Being very overweight or obese can cause a lot of problems, particularly with health. Quite often, someone who is overweight can lose weight simply by eating more healthily. It sounds easy, but they may need help to find a way of doing this.
A lot of young people, many of whom are not overweight in the first place, want to be thinner. They often try to lose weight by dieting or skipping meals. For some, worries about weight become an obsession. This can turn into a serious eating disorder. The information is this section focuses on the most common eating disorders, anorexia nervosa and bulimia nervosa.
Both of these eating disorders are more common in girls, but do occur in boys.
It may be difficult for parents or teachers to tell the difference between ordinary teenage dieting and a more serious problem. If you are concerned about a child or young person's weight and how they are eating, discuss it with them and/or their parents and advise then to consult their family doctor.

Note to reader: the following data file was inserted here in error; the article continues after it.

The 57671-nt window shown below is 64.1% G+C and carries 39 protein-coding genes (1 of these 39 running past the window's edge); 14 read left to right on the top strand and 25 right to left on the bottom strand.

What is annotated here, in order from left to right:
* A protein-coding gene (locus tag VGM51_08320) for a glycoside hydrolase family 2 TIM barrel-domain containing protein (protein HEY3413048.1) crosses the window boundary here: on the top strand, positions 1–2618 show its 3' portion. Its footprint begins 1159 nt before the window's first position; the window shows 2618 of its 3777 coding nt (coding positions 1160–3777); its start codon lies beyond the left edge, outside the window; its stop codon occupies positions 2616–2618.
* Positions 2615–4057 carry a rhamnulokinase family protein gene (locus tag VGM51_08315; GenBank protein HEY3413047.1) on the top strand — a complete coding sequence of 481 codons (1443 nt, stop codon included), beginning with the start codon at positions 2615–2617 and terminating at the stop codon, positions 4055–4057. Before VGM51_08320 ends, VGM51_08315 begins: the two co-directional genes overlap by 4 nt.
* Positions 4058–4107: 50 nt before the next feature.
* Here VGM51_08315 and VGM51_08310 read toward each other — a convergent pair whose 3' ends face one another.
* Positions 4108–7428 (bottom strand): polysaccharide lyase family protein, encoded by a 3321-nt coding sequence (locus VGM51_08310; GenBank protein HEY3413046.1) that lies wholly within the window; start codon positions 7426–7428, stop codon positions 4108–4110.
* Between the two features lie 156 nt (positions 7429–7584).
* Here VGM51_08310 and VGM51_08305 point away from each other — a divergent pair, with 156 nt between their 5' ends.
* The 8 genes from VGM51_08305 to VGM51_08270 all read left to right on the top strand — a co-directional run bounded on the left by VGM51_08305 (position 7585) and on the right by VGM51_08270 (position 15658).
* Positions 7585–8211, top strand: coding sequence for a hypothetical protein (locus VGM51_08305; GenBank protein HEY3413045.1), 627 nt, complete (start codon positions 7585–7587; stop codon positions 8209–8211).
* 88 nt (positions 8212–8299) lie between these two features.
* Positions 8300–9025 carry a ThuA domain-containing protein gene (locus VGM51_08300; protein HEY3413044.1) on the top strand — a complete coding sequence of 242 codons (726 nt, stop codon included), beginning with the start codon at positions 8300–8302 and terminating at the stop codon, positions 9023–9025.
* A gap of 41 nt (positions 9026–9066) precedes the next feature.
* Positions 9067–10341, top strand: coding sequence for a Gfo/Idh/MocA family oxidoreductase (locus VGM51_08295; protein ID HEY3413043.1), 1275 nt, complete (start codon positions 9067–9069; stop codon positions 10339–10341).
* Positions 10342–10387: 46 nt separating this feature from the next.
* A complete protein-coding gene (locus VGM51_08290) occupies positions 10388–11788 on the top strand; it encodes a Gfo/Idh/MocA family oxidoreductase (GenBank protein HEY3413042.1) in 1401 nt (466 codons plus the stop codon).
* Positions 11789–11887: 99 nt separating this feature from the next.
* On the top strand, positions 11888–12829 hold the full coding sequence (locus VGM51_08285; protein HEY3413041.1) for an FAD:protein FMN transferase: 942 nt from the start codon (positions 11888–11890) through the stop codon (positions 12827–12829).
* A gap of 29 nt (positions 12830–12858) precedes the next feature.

Eating disorders are caused by a number of different things:
It's important to remember that, if allowed to continue unchecked, both anorexia and bulimia can be life-threatening conditions. Over time, they are harder to treat, and the effects become more serious.
If you think a child or young person you are working with may be developing an eating disorder, don't be afraid to ask them if they are worried about themselves. Some young people will not want you to interfere. These simple suggestions are useful to help young people to maintain a healthy weight and avoid eating disorders:
When eating problems make family meals stressful, it is important to seek professional advice. Their general practitioner will be able to advise them about what specialist help is available locally and will be able to arrange a referral. Working with the family is an important part of treatment.
If the eating disorder causes physical ill health, it is essential to get medical help quickly. If the child or young person you're working with receives help from a specialist early on, admission to hospital is unlikely. If untreated, there is a risk of infertility, thin bones (osteoporosis), stunted growth and even death.
Some people are more at risk than others. Risk factors include being female, being previously overweight and lacking self-esteem. Sensitive or anxious individuals, who are having difficulty becoming independent are also more at risk. The families of young people with eating disorders often find change or conflict particularly difficult, and may be unusually close or over-protective.
See our links page for further advice.